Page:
Watching the World Cup Online If You Are Outside of the United States

Operation Gadget is a U.S. website, and a lot of what we talk about is focused on the products and services that are available in the United States. But some of our readers are outside the United States and Canada. Therefore we try to present information relevant to international readers whenever possible.

Some people have asked how to stream World Cup games if you live outside of the United States?

I found a comprehensive list of Media Rights Licensees for the 2014 FIFA World Cup as a PDF document on FIFA's website: 2014 FIFA World Cup Brazil Media Rights Licensees.

If you wanted to try to stream World Cup games, the first thing we would recommend would be to use the list of licensees to identify the rights holders in your county. For example, by referring this to this list, I am able to see that Hong Kong's media rights licensee is Television Broadcasts Limited or TVB.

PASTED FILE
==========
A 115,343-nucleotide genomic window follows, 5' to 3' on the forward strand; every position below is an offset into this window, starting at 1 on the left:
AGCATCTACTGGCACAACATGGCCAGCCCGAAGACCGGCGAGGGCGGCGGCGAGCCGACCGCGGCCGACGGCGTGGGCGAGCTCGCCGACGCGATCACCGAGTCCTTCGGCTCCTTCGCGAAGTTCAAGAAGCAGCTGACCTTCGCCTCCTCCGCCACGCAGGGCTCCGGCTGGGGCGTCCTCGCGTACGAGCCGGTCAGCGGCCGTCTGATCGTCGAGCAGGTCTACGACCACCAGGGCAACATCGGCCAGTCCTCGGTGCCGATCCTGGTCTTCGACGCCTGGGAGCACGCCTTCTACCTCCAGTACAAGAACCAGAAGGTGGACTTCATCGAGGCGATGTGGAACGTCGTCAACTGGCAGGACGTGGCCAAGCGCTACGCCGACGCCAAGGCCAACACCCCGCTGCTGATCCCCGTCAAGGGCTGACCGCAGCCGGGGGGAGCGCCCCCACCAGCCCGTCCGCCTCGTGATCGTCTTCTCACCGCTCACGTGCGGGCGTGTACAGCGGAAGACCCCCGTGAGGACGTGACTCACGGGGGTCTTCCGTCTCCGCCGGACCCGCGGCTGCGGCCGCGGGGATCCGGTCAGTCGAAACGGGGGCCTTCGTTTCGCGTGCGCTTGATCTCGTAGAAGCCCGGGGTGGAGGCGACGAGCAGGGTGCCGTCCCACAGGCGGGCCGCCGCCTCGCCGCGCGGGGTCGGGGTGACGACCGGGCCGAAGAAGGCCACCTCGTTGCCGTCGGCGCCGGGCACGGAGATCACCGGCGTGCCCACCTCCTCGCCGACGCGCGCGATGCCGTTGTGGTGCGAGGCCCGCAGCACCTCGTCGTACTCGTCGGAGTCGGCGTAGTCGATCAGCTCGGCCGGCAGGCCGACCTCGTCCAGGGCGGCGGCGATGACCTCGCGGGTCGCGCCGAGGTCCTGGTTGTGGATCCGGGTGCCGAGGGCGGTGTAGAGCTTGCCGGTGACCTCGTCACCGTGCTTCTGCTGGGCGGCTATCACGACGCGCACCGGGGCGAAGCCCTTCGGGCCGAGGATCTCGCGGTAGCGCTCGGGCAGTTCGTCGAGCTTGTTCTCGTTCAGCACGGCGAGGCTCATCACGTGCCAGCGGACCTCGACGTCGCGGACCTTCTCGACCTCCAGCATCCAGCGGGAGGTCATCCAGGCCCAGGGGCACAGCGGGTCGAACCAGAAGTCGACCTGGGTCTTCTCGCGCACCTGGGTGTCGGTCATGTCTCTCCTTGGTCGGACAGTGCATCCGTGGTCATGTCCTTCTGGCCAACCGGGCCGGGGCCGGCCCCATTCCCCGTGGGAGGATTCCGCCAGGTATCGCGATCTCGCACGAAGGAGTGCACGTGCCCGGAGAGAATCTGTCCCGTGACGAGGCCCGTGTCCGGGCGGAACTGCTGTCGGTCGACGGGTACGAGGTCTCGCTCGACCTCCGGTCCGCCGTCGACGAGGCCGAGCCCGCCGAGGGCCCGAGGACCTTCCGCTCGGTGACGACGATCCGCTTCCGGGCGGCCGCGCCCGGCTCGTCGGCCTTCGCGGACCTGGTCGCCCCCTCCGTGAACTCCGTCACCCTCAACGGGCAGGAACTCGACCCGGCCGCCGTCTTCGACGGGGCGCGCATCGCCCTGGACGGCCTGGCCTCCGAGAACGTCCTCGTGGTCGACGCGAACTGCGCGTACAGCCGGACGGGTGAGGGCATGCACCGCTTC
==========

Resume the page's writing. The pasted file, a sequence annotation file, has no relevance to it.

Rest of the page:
I exchanged messages with a friend in Hong Kong, who said that there are freely-aired games on TVB, but in order to see all games of the World Cup, you have to subscribe to TVB. This is not what everyone in Hong Kong wants to do.

Internet Proxy Services and Virtual Private Networks

An alternative for people in that situation is to use an Internet proxy service or a virtual private network (VPN), which provides an IP address that is assigned to a different country, such as Canada or the U.K. If you set up a connection to a proxy service or VPN and it's working properly, you can then stream video from one of that country's Internet media rights licensees.

If you obtained a Canadian IP address with low latency and good throughput, it would mean that you could access the CBC's streaming infrastructure via the web or the apps that that the CBC has created for streaming World Cup acton in Canada. (See CBC's FIFA app puts viewers in director's chair, which illustrates use of the CBC FIFA app. The app can be downloaded for iOS or for Android.)

Such an arrangement is the intended use of Internet proxy services and of many consumer-oriented VPNs. The issue is that accessing a foreign country's media rights licensees World Cup video streams via one of these services is almost certainly a violation of the media rights licensee's Terms of Service. So, Operation Gadget cannot recommend doing this.

If you still want to investigate an Internet proxy or VPN service, you may wish to consult Lifehacker's list of five best VPN service providers, which was published in March 2014.